MF: TikTok on a burner phone. I have not heard of that one before.

SS: I did, Kara Swisher did it first. So I just I did it a year later, when it was still happening. I get it. I it’s just a conversation that we have every spring for whatever reason. It

MF: And you would think like cybersecurity. I feel like those stories would be interesting to a wider audience simply because it shows Oh, this, how does this impact me? Well, I mean, I love to talk. So TikTok relates to a lot of people. I’ve had so many friends who also work, you know, on the hill, and they’ve been back and forth about it too, like, do I keep this? Do I not? And yeah, no, this conversations are definitely important.

SS: Totally, totally. And I feel like the aim to bring it to the audience, right? It it really is those pitches where we’re thinking about, okay, how does an everyday person get impacted by this security topic is they’re usually the best pitches for Axios. In particular, right, there’s probably a different home for the product announcements, or new hires or a lot of VC funds or financing things, I need to cover some of that stuff. But for us, it really is if you could boil down to me how this impacts like a normal person, quote, unquote, normal is relative. But that is like, it’s gonna go a long way with us. Yeah.

Steve Bosk (SB): Awesome. That’s terrific, so angry and segue to I think what’s on everyone’s minds were less I can’t believe we’re less than 30 days out from RSA. I guess, what’s, what’s one thing you’re thinking about going into this year’s conference, you know, based on some of your experiences and lessons learned from last year?

SS: Yeah, so for me, everyone’s going to cover this differently. I feel like that’s the theme of every answer I give you. But so for me, I found last year was my first time covering this for Axios, in particular, this will be my second time with them. And it’s just me on the cybersecurity team, or some outlets that send their whole newsroom where they send like two or three reporters, and they can all coordinate, who is going to the one on one meetings or the side roundtable announcements versus who is covering panels and things like that, I kind of have to be like Wonder Woman in a certain way and cover everything and not miss stuff. So for me, it I’m really thinking about the best ways that I can get like the most thoughtful features and analysis stories, the things that kind of hit at the pulse of what the industry really cares about that we haven’t covered yet. Things that hit at even the threat landscape that maybe keep coming up ways that we’re trying to defend against this stuff. And so for that usually translates to me meeting more so one on one or doing roundtable briefings or interviews on the sidelines of RSA versus covering panels. I tried doing that last year. I don’t know why I did that. Because we just don’t write stories based off of panel events. And my newsletter is not daily. So it builds up very quickly. We don’t need to really go to panels to fill up the newsletter. And so I’ve been thinking more so in terms of like broad brushes and trying to sit down with myself I know for comms world being less than 30 days out, it’s like, like daunting. For me, I’m kind of writing easy. I’m like, Oh, we got three weeks the new cycle is gonna change a lot before then let’s see what happened and, and scheduling meetings has been kind of a slower process for me. So that way, I don’t have those last minute shifts and changes. But really been trying to sit down with myself to think about the question that I really want to try and get answered. They’re usually things around, of course, AI, we’re trying to get the concrete stuff down rather than the predictions and the hopes. tarde not everyone has a an answer yet, which is fair, but tricky for me as a reporter. It’s stuff around the threat landscape. We cover a lot of that stuff, cyber espionage, ransomware, business email compromise scams increasingly, and we have a lot of readers who are interested in coverage of scams or fraud, things like that. Yeah, and just trying to figure out who I can meet with who, you know, how much time do I invest in sources who I’ve known for years and seeing them in person and versus meeting new people and figuring out where they fold into that sort of stack. So that’s kind of like how I’m thinking about it. And, frankly, I we’re three weeks out, perhaps I should have this list already. But I’m still finalizing my list of topics to figure out how to dive into this a little bit better. But yeah, RSA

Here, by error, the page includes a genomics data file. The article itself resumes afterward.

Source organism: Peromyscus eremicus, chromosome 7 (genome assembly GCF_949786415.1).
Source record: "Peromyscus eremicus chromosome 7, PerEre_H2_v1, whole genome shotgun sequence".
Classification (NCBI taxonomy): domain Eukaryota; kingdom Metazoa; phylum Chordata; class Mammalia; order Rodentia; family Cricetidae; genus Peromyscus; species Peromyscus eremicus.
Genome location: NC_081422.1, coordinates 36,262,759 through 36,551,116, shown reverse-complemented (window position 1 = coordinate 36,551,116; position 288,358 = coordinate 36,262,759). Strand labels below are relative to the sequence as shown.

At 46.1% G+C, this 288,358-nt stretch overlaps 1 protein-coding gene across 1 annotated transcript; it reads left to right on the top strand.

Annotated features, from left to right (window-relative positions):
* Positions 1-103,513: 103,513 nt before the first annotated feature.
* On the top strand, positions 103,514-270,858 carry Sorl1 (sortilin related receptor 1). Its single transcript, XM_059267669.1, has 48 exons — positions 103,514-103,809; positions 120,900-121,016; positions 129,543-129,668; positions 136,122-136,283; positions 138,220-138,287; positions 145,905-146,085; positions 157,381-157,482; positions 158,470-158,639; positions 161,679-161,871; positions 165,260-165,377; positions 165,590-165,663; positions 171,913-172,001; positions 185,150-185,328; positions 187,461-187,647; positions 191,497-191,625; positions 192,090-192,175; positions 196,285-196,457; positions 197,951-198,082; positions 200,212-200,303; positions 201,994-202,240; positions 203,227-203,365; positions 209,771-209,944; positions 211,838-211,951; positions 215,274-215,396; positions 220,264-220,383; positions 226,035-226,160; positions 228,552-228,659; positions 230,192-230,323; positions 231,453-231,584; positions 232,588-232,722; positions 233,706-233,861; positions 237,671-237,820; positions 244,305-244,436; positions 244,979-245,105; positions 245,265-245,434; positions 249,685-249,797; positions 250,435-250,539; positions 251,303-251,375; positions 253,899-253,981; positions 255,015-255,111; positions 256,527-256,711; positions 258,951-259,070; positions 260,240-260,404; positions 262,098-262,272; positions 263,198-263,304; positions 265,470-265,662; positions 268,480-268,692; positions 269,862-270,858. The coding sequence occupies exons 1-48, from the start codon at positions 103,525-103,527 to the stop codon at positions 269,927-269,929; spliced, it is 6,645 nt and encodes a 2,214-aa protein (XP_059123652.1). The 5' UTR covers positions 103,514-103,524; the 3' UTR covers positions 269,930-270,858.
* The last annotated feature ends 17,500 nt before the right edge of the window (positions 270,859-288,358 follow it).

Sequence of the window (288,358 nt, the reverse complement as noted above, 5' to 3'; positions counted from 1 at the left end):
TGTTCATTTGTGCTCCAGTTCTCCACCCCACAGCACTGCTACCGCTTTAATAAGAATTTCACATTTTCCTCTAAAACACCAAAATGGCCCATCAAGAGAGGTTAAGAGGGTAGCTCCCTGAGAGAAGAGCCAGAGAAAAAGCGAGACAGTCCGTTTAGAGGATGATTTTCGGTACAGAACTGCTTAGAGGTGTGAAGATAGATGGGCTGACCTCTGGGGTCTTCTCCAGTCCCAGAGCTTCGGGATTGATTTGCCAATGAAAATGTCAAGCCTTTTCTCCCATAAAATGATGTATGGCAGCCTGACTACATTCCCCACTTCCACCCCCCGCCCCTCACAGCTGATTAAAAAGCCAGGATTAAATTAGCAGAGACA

SB: Well, you know, obviously we’re, you know, we pay attention to all things news, we couldn’t help but read through the great story on your organization in the New York Times about how you guys are approaching AI, more event focused stuff, and subscription stuff. And I mean, if you if you’d love to break some news on our podcast about any fun subscription stuff that you’re doing with Codebook, or anything, that’d be awesome. We’re all for it. But I guess you guys are also doing an event at RSA as well as and you know, what? What are you hoping to get out of that? For for the audience?